Take a trip to Kanagawa with a Kokoro Care package
Located just south of Tokyo, Kanagawa Prefecture is a popular destination with scenic coastlines and an eclectic mix of local and international flavors. Its capital, Yokohama, has been one of Japan’s busiest ports and has welcomed visitors from all over the world since the early 1880s. The region has become a melting pot of Eastern and Western influences, while retaining its unique charm.
Besides its diverse cuisine, Kanagawa is known for its serene nature, beautiful beaches, relaxing onsens (natural hot springs), and historical sites such as the famous Kamakura Daibutsu (Big Buddha).
Kanagawa Prefecture has partnered with Kokoro Care Packages to host a limited edition Kanagawa Care Package that showcases the region’s various cultural influences through included local food items. Through this treatment package, people all over the world can taste the regional flavors of Kanagawa – for some it brought back fond memories of a trip they once took there, and for others it was a way to travel Kanagawa with their taste. buds while trying new flavors.
The care package includes:
UME GINGER DIP (æ¢ çå§ ã ã£ ã ã)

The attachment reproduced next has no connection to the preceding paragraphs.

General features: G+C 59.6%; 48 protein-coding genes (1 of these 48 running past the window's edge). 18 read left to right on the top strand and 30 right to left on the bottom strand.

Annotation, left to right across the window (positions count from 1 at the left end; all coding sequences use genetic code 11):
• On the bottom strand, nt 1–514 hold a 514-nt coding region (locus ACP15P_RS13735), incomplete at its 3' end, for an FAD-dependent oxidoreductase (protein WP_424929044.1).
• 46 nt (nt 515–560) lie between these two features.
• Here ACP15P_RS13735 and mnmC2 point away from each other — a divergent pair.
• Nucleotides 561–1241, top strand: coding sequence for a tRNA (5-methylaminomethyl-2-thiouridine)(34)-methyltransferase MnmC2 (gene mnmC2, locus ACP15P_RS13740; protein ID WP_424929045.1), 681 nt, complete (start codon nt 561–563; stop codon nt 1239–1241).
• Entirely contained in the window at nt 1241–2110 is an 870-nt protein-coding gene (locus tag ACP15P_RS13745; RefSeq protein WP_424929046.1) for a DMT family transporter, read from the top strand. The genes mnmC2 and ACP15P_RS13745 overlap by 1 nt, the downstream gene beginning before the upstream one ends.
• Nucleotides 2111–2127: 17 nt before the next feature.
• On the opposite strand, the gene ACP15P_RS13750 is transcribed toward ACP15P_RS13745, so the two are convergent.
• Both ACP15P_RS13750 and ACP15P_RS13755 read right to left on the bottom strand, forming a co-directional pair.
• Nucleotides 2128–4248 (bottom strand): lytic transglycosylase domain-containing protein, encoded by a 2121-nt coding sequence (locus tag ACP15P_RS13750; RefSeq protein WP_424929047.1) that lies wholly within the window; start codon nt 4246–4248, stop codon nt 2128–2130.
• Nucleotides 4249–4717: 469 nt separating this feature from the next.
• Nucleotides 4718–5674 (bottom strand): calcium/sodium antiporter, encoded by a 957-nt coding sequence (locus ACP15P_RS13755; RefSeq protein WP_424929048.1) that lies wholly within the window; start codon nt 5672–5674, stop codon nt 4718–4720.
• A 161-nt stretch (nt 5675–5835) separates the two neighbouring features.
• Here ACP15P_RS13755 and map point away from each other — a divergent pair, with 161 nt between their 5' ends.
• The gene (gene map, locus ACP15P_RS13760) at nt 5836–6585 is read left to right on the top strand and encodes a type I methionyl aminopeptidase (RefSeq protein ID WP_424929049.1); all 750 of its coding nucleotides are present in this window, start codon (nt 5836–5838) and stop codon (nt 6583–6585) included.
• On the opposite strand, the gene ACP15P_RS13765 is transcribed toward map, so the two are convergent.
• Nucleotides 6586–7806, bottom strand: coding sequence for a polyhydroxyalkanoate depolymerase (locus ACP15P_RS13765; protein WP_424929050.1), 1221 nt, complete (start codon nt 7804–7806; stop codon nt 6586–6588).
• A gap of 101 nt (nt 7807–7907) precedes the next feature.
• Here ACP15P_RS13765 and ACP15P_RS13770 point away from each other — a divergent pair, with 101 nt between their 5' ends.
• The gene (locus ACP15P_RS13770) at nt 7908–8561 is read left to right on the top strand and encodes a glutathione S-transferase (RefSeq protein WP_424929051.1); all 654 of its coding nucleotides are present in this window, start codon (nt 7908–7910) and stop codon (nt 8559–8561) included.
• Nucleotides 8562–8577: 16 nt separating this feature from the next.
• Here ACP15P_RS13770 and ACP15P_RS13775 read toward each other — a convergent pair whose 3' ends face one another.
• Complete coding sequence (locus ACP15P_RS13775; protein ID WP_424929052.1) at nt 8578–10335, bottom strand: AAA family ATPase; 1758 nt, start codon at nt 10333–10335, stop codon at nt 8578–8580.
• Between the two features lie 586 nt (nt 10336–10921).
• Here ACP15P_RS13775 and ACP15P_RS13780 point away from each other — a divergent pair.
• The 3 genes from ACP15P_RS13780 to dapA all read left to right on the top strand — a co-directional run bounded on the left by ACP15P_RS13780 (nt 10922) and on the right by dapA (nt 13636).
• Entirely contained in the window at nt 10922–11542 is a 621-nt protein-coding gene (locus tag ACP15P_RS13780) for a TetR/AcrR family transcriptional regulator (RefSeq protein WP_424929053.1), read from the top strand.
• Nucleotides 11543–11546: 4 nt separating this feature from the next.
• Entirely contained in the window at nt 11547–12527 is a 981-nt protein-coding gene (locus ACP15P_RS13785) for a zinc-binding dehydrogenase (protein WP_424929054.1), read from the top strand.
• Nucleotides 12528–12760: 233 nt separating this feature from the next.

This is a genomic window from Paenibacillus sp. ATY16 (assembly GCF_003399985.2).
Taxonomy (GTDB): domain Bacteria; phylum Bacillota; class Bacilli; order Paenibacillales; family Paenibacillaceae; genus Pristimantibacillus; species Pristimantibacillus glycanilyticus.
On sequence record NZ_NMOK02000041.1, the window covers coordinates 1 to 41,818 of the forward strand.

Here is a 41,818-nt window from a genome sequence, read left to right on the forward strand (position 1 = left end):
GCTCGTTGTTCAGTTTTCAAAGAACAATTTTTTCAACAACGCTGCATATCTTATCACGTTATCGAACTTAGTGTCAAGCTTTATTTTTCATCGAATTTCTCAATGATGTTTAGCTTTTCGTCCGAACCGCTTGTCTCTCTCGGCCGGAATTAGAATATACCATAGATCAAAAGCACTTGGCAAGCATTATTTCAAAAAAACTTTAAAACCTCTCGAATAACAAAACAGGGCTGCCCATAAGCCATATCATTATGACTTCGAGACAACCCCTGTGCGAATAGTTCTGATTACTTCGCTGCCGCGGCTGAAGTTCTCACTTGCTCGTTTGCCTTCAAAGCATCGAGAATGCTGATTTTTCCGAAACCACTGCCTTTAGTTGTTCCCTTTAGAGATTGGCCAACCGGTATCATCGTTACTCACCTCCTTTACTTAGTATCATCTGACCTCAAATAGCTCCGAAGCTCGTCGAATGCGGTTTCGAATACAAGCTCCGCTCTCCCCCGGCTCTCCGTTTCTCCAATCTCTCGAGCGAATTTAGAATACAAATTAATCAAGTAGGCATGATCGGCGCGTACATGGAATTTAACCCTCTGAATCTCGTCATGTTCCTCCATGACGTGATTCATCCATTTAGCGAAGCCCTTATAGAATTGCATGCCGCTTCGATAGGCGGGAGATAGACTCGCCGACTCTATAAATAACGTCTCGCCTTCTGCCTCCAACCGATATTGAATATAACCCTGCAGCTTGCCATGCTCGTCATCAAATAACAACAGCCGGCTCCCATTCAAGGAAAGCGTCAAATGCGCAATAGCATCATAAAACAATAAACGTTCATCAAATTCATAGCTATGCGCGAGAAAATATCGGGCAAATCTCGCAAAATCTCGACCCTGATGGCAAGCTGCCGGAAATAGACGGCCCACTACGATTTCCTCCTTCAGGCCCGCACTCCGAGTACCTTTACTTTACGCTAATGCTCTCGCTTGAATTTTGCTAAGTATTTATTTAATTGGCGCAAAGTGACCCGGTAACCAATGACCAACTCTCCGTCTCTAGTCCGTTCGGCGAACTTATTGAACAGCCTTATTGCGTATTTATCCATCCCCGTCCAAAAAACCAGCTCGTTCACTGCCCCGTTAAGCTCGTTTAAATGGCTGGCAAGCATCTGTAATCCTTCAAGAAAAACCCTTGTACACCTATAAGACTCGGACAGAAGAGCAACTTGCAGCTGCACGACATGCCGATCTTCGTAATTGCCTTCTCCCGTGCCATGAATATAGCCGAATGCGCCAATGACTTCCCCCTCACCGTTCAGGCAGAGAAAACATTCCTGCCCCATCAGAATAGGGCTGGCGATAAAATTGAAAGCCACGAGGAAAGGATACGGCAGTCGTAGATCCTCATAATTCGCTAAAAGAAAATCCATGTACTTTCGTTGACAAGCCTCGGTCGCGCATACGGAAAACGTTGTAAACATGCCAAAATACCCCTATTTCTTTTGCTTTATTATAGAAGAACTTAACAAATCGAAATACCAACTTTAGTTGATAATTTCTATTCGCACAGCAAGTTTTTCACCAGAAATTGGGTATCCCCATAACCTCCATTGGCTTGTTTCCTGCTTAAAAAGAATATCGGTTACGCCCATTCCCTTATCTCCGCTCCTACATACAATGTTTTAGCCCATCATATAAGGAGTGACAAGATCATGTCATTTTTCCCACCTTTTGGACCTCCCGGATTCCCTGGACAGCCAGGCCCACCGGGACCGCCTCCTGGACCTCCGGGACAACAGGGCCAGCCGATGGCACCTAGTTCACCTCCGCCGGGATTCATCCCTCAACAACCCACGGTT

This artisanal dip includes pie, fresh umeboshi (pickled Japanese plum) paste, ginger, red onion, red shiso vinegar and black pepper to create the perfect blend of pie, spice and umami.
Combining Asian and Western flavors, the history of fusion cuisine in Japan dates back to the arrival of the first explorers, and is particularly linked to ports used for foreign trade such as Yokohama. Visitors who settled in the area brought their own local cuisines and ingredients, which greatly influenced the dishes of the region. Founded in 1871, Chinriu Honten has 150 years of creating unique products based on ume, red shiso and edible sakura (cherry blossoms).
KOIKUCHI FURIKAKE SESAME OIL (ç´æ£ æ¿ å£ ãµ ã ã ã ã ã¾ æ²¹)
Chef Kogure’s Akamoku Roux olive oil and curry combine local and international flavors and are a symbolic and delicious representation of Kanagawa. It includes some of the best extra virgin olive oils (in fact, it was created by Chef Kogure, the first Japanese olive oil sommelier recognized by Sicily, Italy) combined with akamoku seaweed.
Made without thickeners, chemical seasonings or chemical additives, this curry roux is a blend of natural ingredients including extra virgin olive oil, akamoku, curry powder, pork extract and of chicken, tomato paste, apple puree, soy sauce, masala, oyster sauce, Worcestershire sauce and cocoa powder.
The result is a sophisticated flavor that perfectly balances the five tastes.
MISO COOKIE (å³å ã¯ ã ã ã¼)
These savory miso cookies are made from rice miso that includes rice and an ancient variety of Japanese soybeans called Tsukui soybeans, both locally grown in Kanagawa Prefecture. Tsukui soybeans are larger than typical soybeans and have a natural sweetness that increases when roasted. A once common soybean, it has become so rare in Japan that it has been called the ‘ghost soybean’.